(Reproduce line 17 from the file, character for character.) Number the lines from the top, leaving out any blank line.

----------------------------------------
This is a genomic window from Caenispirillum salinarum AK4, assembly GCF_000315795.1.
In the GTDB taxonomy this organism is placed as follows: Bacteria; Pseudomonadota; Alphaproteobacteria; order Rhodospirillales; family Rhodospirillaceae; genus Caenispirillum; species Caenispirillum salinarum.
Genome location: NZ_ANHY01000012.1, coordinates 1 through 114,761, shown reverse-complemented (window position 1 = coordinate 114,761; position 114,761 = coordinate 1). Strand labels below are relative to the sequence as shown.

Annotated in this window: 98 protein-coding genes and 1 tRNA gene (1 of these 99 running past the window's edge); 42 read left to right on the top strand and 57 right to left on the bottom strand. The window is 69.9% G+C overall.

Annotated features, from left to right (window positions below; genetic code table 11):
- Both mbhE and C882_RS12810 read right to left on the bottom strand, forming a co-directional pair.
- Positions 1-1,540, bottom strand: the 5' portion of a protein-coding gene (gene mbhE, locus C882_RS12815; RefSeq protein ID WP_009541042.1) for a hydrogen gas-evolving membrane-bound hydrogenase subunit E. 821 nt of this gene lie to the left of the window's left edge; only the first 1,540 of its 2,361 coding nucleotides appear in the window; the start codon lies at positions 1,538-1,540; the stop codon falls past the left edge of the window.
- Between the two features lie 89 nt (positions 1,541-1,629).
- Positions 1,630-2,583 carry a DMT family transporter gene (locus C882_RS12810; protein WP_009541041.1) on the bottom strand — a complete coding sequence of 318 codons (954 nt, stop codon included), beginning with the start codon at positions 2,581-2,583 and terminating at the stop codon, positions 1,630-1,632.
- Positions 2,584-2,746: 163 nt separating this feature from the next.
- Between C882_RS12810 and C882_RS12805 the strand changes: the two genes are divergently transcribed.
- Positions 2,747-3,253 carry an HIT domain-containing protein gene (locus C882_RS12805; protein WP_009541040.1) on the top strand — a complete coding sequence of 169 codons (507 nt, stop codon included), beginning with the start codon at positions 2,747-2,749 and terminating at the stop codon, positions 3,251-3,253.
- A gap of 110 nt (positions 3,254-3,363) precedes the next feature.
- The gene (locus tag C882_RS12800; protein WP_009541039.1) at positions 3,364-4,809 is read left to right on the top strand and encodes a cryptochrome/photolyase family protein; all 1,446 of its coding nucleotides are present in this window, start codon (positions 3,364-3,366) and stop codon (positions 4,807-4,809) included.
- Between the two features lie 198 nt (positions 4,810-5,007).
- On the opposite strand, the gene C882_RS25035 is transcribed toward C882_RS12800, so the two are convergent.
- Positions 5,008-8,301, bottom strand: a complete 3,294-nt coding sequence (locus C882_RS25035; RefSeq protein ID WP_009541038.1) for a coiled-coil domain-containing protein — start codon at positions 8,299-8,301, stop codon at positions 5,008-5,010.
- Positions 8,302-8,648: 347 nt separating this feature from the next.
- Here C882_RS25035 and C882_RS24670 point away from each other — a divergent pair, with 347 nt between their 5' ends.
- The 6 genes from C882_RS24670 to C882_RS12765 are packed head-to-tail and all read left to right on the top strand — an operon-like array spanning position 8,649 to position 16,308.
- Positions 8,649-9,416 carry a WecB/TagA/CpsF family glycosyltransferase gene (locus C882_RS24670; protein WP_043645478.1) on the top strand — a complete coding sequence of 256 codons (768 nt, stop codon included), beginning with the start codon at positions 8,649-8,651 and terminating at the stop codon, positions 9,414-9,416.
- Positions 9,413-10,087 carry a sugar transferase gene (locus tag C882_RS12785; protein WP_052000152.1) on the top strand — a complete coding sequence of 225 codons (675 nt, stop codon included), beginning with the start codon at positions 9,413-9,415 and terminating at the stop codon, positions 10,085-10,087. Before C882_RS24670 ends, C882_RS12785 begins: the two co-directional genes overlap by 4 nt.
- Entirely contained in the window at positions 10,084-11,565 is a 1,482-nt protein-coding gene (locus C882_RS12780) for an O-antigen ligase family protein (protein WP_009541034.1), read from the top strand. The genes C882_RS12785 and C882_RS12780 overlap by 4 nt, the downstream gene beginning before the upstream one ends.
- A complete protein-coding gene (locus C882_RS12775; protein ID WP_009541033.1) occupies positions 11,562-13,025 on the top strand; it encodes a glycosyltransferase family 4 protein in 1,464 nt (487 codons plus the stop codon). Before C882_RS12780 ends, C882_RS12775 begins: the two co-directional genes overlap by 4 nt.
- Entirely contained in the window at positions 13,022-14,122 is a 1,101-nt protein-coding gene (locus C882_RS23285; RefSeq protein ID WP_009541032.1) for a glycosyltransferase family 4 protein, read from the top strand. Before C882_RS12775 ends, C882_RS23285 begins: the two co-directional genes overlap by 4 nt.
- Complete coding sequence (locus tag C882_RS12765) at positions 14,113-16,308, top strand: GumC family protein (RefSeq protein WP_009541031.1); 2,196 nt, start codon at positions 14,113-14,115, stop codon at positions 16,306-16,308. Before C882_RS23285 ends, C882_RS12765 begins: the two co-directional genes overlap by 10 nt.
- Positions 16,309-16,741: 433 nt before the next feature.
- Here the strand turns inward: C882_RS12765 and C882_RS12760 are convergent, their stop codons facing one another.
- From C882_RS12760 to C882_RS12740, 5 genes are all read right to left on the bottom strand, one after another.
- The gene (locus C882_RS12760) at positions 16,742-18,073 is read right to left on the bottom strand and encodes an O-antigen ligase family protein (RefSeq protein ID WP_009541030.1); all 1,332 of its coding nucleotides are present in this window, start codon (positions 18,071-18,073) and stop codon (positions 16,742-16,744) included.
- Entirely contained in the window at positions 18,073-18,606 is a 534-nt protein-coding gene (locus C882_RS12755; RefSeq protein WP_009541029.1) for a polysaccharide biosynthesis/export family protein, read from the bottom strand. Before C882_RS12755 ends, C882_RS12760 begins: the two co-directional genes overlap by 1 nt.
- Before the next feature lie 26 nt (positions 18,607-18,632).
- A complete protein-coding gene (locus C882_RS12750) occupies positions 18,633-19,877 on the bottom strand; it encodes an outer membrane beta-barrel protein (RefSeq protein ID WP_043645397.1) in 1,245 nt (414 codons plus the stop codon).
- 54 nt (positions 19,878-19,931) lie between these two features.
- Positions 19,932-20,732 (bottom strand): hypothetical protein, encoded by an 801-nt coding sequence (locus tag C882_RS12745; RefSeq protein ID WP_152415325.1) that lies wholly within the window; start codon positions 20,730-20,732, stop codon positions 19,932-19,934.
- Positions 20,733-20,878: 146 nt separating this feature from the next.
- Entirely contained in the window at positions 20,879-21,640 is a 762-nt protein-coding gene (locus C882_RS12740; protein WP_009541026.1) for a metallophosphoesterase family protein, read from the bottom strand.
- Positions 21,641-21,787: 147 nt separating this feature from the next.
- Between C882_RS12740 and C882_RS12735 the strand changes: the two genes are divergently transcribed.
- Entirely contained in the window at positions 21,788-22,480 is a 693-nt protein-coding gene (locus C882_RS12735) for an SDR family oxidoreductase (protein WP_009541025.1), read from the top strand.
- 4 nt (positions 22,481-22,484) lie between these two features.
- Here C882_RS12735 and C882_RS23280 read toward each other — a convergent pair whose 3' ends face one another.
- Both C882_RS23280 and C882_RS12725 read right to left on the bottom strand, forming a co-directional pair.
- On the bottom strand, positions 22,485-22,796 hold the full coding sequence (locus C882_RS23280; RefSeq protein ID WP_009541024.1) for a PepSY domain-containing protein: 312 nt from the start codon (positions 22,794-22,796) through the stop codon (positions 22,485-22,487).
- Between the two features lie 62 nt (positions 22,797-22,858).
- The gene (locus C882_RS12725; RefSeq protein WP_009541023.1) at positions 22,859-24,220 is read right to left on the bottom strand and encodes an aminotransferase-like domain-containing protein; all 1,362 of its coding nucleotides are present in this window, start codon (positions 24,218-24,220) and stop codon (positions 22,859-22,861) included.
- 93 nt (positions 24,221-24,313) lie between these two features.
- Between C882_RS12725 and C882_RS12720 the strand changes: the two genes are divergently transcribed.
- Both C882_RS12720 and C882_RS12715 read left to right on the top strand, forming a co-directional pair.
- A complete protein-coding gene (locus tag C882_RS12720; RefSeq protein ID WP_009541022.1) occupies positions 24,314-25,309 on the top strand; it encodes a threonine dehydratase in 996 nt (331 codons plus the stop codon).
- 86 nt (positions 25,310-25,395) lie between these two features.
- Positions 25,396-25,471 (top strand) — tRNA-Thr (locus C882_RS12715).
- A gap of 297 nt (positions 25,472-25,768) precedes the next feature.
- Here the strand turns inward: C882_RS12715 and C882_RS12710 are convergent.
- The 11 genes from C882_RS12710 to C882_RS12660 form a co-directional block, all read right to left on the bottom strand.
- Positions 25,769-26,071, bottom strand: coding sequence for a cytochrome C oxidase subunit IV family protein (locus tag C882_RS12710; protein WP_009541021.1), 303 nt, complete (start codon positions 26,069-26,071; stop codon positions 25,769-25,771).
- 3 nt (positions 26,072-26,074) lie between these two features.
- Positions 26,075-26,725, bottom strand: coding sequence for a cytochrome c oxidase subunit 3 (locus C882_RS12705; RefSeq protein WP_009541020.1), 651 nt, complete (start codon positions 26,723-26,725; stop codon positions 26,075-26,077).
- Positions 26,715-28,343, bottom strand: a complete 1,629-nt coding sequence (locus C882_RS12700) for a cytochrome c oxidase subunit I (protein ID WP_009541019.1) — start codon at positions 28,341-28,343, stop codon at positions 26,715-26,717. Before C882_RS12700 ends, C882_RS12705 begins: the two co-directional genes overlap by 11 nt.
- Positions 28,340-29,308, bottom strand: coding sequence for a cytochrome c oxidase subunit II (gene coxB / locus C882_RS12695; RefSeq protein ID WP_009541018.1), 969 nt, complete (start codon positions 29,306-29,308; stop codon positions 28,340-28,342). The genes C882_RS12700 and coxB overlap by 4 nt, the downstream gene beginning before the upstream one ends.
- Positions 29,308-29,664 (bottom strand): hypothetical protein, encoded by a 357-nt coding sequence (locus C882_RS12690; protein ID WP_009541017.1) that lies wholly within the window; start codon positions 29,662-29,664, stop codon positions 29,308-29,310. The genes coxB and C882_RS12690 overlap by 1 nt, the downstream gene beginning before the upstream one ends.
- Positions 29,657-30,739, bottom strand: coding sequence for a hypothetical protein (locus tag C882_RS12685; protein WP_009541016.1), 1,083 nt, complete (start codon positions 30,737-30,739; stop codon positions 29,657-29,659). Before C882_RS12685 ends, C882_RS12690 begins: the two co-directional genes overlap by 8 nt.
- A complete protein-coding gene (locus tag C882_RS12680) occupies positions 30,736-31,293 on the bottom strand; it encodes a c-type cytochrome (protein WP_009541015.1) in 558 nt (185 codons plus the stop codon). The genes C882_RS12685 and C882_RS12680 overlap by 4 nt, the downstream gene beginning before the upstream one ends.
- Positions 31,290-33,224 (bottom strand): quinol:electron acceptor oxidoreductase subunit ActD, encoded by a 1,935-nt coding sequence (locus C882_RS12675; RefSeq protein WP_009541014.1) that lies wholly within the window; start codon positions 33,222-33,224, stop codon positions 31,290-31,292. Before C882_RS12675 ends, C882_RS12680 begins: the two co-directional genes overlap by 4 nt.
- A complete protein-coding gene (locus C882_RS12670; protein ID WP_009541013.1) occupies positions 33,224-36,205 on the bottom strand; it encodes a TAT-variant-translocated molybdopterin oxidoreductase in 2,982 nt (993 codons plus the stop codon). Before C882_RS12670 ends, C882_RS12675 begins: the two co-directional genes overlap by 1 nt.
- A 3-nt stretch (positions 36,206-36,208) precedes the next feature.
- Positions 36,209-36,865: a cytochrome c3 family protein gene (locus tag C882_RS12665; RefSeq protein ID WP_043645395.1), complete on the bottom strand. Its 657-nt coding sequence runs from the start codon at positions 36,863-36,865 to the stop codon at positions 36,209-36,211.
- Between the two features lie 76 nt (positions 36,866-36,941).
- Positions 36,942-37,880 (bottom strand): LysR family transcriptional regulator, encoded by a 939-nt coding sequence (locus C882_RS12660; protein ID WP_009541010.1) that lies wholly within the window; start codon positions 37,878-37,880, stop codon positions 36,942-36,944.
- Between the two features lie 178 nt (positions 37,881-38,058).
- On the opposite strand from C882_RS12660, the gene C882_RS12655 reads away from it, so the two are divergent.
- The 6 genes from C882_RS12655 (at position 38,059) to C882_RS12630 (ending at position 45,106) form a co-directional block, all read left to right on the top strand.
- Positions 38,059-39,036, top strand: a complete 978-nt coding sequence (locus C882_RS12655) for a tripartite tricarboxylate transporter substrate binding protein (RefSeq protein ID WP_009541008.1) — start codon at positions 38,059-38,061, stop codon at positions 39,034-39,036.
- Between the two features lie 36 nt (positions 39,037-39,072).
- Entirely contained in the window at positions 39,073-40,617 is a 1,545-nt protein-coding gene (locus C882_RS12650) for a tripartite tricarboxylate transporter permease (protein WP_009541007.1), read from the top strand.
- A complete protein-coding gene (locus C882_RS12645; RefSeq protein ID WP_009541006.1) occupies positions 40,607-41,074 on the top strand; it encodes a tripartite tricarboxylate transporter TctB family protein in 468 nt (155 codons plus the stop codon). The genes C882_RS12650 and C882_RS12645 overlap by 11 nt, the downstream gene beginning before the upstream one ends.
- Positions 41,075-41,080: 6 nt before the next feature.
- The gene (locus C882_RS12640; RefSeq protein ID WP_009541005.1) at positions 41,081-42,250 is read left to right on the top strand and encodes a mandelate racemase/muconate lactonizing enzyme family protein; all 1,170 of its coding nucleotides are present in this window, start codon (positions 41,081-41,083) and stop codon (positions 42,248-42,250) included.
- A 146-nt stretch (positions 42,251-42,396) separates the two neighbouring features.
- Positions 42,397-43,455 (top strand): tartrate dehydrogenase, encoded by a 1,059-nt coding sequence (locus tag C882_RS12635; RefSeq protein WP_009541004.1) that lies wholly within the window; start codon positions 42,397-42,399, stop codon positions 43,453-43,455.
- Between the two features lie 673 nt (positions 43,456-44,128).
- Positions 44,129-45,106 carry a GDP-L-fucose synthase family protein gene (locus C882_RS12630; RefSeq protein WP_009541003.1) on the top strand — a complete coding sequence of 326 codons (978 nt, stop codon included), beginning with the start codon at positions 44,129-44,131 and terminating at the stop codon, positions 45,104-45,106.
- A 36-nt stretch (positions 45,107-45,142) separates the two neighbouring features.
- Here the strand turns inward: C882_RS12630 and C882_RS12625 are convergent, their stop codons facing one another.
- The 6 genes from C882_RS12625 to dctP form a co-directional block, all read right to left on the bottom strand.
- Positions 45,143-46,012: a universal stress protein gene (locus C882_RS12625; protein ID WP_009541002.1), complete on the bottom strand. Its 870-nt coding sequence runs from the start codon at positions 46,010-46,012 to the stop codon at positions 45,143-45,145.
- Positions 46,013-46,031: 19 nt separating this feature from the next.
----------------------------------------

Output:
- Positions 5,008-8,301, bottom strand: a complete 3,294-nt coding sequence (locus C882_RS25035; RefSeq protein ID WP_009541038.1) for a coiled-coil domain-containing protein — start codon at positions 8,299-8,301, stop codon at positions 5,008-5,010.